O’Dowd’s Ashley transferring to Findlay Prep (UPDATED)

Former Bishop O’Dowd basketball star Brandon Ashley is transferring to Findlay Prep in Henderson, Nev. Ashley mom’s, Lashiem Clark, and Findlay Prep coach Michael Peck confirmed the transfer.

I’ll post more later. If Findlay Prep sounds familiar, it’s the school Jabari Brown transferred to in the summer of 2009, only to later transfer out and enroll at Oakland High.

Here’s what I wrote for tomorrow’s paper.

Basketball star Brandon Ashley, a 6-foot-8 power forward, is transferring from Bishop O’Dowd High to Findlay Prep in Henderson, Nev., for his senior season. His mother, Lashiem Clark, and Findlay Prep coach Michael Peck confirmed the move Thursday.

Clark said the decision was made Tuesday. Ashley is in Chicago for the Amar’e Stoudemire Skills Academy and could not be reached for comment.
“He will develop at a faster rate and also at a steady rate,” Clark said of the motivation to transfer. “Most importantly, the academic move is lateral.”
Clark and Ashley recently visited Findlay Prep and were sold on the idea of transferring
“We both fell in love,” Clark said. “We just think it’s a good move for him. Not to slight Bishop O’Dowd at all. It’s a great school. We can’t say one bad thing about them.”
Ashley is ranked by ESPN as the No. 6 overall prospect in the 2012 class and the No. 2 overall power forward. He helped the Dragons reach the California Interscholastic Federation Division III boys state championship game the past two years.
“Obviously, he’s a very talented basketball player,” Peck said. “What’s even more important is he’s just a solid person. A good kid, good student, he’s well-rounded and has a great support system with his mom back at home.”
Peck said the players Ashley will face daily in practice and throughout the Pilots’ competitive schedule should help prepare him for college.
“From a playing standpoint, it’s going to make him better,” Peck said. “He’s not going to have to wait for the one game every eight or nine games where he’s got someone to challenge him. He’ll see that every day in practice.”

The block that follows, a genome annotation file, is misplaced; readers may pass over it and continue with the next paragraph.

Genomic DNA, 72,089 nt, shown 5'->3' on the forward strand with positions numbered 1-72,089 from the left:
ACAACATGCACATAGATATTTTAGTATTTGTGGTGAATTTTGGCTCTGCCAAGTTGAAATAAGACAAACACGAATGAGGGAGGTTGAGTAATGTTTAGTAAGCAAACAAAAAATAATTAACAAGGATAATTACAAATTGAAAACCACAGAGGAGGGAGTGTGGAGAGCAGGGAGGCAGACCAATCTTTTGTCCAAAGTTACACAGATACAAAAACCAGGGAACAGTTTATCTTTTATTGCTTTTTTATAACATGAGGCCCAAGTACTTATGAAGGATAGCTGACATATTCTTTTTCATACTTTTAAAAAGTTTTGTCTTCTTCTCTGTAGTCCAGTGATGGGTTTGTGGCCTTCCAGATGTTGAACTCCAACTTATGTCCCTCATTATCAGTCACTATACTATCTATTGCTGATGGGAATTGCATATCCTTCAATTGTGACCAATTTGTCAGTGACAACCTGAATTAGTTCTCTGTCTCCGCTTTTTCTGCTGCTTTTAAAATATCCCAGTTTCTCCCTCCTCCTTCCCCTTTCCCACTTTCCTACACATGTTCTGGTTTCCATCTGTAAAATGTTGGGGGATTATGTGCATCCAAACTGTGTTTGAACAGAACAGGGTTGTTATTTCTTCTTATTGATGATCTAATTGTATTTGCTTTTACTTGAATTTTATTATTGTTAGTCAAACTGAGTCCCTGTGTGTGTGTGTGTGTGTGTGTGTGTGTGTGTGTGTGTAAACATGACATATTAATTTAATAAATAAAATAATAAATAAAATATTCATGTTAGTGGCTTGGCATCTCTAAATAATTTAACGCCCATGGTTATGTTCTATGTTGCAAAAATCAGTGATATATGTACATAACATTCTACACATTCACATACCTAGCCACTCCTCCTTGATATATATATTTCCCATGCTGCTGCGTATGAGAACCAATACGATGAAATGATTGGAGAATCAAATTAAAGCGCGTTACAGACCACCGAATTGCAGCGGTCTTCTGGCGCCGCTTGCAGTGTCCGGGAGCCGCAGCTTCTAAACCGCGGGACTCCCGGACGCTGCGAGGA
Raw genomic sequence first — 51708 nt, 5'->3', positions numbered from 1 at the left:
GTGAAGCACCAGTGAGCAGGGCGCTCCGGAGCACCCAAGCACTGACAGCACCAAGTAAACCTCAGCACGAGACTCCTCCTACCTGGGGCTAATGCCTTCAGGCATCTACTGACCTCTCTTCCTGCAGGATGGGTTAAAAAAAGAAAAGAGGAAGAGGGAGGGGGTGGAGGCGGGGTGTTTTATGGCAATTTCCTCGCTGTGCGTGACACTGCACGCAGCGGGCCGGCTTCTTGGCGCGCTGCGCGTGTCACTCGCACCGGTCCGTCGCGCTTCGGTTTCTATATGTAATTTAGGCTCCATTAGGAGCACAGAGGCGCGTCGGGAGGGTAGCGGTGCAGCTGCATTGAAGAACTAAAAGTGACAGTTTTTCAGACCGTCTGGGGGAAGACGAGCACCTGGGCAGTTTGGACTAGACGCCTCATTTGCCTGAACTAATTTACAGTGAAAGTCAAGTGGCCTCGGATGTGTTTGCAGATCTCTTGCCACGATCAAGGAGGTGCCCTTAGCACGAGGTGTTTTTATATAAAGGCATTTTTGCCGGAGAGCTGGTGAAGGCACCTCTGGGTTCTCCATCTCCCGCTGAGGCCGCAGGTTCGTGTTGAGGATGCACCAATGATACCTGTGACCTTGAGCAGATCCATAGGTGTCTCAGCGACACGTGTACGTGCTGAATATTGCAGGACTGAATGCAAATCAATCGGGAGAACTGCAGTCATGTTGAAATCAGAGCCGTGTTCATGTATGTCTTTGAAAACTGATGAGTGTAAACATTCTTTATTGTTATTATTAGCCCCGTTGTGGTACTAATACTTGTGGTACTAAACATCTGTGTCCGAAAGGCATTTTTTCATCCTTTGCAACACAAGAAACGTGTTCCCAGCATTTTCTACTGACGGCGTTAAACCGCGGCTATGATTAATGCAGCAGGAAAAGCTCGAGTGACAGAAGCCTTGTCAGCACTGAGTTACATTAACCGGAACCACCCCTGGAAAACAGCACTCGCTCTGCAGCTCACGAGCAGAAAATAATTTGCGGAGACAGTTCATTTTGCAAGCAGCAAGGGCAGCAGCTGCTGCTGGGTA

Findlay Prep is a basketball academy and the players attend the Henderson International School. The team plays a national schedule and the players live together in a large home near the school.
Bishop O’Dowd coach Doug Vierra spoke warmly about Ashley, whom his team will certainly miss.
“Brandon’s been a huge part of our basketball family for the last three years and a huge part of our success,” Vierra said. “I think I’m not alone in speaking well of him and his time with us. Everybody on the team wishes him well for his future.”
Ashley averaged approximately 15 points and 10 rebounds for O’Dowd this season and was a first-team All-East Bay selection for the second straight year. Cal-Hi Sports named Ashley its Division III state player of the year and the junior player of the year.
His season was capped with a 28-point, eight-rebound performance in a 64-59 state title game loss to Lutheran-La Verne in which he was lauded for his performance against Grant Jerrett, a 6-8 Arizona commit to whom he’s been compared.
Ashley is the second East Bay player in recent years to transfer to Findlay Prep. Jabari Brown transferred from Salesian in the summer of 2009 and played half a season with the Pilots before moving back home and enrolling at Oakland High. Brown led the Wildcats to the Oakland Section title this year and will attend Oregon in the fall.

Jimmy Durkin

Jimmy Durkin is a sports writer for the Bay Area News Group.

  • junior

    unlimited transfers for all students. no boundries. any student can attend any school (IF that local school has an opening- a kid in the district cannot be bounced for an out of district kid).

    That is the American way- freedom of choice.

  • hoops

    gdog….I do not want to get all negative here but I know that DLS use to have PE classes that had most of the bb players in it.If not a trusted person was lying to me.Whether PE class is accurate or not, are you saying that Alloco does not practice with his players anytime betwwen March and November?They definitely practice and he may do it using loopholes like having an AAU team that is all DLS guys or some other BS but they definitely put in a tremendous amount of time.As long as the players are for being required to devote that much time I am ok with it.It becomes a problem when kids are forced to play 365 days a year if they want to play for DLS or any other school.This is why NCS should drop the practice rules.It makes people lie and cheat and bend the rules in every way possible.As a coach you should not have to teach your 16 year olds this is how you get around the rules.

  • lonewolf

    Findlay Prep..is a vain attempt to follow the European format of true club soccer academy’s. In Europe many of the large soccer / sport clubs have full scale youth academies, school and soccer are all one. But the schools / academy’s in Europe are true schools of higher education that also incorporate sport training. Eventually you will start see this more in the US.

  • Gdog